Rogers: 'I didn't think anything was wrong'

Posted Feb 22, 2018

Eli Rogers went from thinking he was fine to an offseason of rehabbing his knee.

Eli Rogers walked down the hall at the UPMC Rooney Sports Complex, happy to be doing so without the aid of the crutches he had been using since the 2017 season came to an end.

“No crutches. They are gone,” proclaimed Rogers. “It feels great to know I made it through the first phase of this thing. I am ready to head into the second phase with a new mindset, new purpose, but the same work ethic.”

The ‘first phase’ Rogers is referring to is his rehab from an ACL injury suffered in the team’s AFC Divisional Round game against Jacksonville on Jan. 14. Rogers suffered the injury late in the fourth quarter, and when it happened, he had no idea how bad it was.

“I was down on the field and telling the athletic trainers, ‘Come on guys pick me up, I am on TV right now. I can’t be down here this long,’” said Rogers, laughing that he didn’t want to look weak by being down too long. “I was down, and I got up, and I could feel it. But I was like just get me off the field. I started walking and couldn’t put pressure on it. I thought something might be wrong, but I was like I am good.

“I didn’t know it was torn. I didn’t think anything was that wrong.”

It wasn’t until the next day when the full damage was revealed that a stunned Rogers fully grasped the extent of the injury.

“It was like what the heck. What. I did that? The ACL and the meniscus some too,’” said Rogers. “As soon as I got injured I thought I am not injured. Then I got that news. It was like, wow.”

Rogers’ offseason plans quickly changed. On tap was surgery, followed by rehab that he has been doing on a regular basis with the team’s athletic training staff.

“It’s going great,” said Rogers. “They are saying I am ahead of schedule. I am coming in every day and getting better, mentally too. I push myself every day. It’s tough in the offseason, you want guys around and camaraderie and the energy, it’s always great to be around other people. They motivate you. But I have worked on my own before, and I don’t mind that. I train by myself.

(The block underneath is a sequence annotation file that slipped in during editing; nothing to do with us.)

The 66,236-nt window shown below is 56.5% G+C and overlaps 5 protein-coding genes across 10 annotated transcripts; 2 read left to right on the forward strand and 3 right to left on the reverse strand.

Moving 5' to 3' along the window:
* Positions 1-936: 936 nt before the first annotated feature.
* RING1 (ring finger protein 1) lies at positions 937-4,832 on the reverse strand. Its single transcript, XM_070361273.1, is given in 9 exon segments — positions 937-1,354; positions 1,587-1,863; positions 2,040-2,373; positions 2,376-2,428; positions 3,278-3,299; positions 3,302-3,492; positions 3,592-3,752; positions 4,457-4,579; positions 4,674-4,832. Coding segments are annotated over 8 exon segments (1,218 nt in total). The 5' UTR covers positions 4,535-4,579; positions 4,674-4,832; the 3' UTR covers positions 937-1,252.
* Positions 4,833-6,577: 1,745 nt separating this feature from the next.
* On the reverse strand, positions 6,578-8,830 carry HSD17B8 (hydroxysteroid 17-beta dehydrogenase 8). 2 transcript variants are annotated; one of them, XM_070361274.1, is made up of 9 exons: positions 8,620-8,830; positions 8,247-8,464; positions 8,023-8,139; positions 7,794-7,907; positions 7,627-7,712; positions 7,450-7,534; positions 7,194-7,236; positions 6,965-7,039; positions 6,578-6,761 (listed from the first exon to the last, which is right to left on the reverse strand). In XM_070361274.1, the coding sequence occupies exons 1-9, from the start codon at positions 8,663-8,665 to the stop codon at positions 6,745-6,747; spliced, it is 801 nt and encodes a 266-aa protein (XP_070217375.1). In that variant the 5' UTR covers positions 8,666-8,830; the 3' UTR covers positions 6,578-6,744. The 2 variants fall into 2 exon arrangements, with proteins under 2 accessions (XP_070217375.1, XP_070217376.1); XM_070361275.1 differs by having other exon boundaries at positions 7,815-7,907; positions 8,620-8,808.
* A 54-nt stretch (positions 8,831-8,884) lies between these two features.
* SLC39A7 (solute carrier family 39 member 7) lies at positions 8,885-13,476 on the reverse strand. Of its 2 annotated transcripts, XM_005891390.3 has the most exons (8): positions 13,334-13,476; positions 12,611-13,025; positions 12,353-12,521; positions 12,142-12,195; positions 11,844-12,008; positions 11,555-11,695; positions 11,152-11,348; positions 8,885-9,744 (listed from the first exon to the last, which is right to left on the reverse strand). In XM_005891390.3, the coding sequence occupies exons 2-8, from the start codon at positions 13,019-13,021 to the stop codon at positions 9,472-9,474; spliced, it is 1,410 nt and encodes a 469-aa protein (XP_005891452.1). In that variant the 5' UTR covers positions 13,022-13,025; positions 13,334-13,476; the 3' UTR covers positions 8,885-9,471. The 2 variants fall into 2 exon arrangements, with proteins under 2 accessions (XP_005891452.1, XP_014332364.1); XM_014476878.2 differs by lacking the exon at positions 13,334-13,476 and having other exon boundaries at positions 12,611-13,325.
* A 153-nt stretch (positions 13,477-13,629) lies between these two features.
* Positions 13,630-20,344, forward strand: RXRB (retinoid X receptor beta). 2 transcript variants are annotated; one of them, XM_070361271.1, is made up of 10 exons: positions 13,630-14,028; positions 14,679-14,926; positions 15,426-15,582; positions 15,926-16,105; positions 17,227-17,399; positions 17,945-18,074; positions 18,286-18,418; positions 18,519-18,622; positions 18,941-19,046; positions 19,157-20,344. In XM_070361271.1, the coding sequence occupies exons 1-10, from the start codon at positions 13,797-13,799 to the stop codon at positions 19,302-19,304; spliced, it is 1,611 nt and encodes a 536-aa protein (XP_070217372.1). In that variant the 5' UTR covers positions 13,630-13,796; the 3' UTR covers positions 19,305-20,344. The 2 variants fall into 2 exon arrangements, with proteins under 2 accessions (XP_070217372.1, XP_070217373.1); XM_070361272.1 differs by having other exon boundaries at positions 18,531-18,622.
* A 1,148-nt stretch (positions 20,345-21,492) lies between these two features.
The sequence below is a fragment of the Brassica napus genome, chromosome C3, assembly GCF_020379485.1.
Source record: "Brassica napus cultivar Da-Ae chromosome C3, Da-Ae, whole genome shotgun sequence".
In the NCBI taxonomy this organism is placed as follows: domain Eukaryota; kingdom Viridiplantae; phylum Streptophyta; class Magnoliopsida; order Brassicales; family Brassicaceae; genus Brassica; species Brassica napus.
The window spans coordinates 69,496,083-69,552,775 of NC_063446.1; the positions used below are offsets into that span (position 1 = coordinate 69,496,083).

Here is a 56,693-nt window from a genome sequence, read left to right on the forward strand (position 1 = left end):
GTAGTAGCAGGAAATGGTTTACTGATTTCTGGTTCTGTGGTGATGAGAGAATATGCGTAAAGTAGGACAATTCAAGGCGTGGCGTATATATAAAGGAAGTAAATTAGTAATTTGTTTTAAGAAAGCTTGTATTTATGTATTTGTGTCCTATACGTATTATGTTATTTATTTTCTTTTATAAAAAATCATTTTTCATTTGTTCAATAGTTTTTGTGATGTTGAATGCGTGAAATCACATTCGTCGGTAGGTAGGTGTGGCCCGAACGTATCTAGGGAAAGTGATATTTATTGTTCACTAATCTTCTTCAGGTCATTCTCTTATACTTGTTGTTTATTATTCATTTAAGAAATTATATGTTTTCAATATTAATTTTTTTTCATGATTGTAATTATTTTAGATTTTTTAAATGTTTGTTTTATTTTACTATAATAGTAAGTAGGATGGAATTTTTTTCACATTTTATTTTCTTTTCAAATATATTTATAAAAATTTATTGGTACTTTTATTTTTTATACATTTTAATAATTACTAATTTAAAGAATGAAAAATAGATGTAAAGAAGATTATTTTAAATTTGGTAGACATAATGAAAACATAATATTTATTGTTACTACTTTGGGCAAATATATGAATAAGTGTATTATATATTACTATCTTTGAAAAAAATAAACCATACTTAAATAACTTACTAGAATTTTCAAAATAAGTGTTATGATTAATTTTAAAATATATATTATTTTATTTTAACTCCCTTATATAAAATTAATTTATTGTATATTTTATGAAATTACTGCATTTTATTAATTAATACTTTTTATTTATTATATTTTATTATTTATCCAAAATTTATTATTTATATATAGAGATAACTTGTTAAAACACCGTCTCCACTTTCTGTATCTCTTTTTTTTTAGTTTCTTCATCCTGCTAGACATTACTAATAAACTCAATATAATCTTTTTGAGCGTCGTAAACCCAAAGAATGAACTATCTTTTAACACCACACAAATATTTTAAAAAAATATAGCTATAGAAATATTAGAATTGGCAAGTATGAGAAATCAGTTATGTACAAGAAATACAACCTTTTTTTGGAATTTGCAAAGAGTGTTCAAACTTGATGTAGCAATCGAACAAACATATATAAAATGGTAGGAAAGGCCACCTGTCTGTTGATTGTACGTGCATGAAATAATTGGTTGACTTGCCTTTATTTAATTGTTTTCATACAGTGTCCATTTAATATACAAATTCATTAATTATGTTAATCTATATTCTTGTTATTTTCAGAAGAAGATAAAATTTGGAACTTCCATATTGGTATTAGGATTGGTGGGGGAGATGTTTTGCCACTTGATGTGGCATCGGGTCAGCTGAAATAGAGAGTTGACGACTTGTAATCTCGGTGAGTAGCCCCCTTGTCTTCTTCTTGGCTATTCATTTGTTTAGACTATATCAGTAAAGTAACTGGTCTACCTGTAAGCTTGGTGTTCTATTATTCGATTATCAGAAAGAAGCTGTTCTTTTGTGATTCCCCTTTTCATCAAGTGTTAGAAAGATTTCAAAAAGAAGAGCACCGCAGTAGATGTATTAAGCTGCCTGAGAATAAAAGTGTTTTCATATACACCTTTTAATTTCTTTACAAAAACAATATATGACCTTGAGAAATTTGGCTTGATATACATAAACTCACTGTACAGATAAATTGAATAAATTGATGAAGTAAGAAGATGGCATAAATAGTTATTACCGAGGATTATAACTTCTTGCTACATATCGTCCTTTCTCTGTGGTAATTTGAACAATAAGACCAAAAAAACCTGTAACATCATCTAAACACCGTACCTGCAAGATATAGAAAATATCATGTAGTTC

“I am blessed to be here. There is nothing I can complain about. I am good.”

Rogers said there is no timetable for his return yet, as recovery can take up to six months, but he does have a goal in mind.

“I should be ready by camp,” said Rogers. “I keep seeing progress. When I come in here to the facility, (head athletic trainer) John Norwig knows I am going to work and I like working. I am always trying to reach a point. I ask him when people normally bend a knee 90 degrees out of surgery. He will tell me, and my goal is to be a week or two ahead of that. I am always trying to be better. I listen to them and go from there. The first phase they said don’t bend your knee or walk on it. Now I can bend it and put pressure on it. I have goals. Things I can succeed and grow in.”

This week, without the crutches, Rogers was able to take it to another level, something that gives him the motivation he needs.

“I rode the bike. I got my motion going in the bike, my range of motion,” said Rogers, who is set to become a restricted free agent on March 14. “I did the arc trainer. Then I did the blood flow restriction machine for the knee. Then I walked straight working on going from my heels to my toes. Then I lifted.

“I understand how important it is to take care of my body. This is exciting being able to do these things. When I was doing the one machine, I was like my knee is about to crack and that was a good thing. I am good. I am blessed.”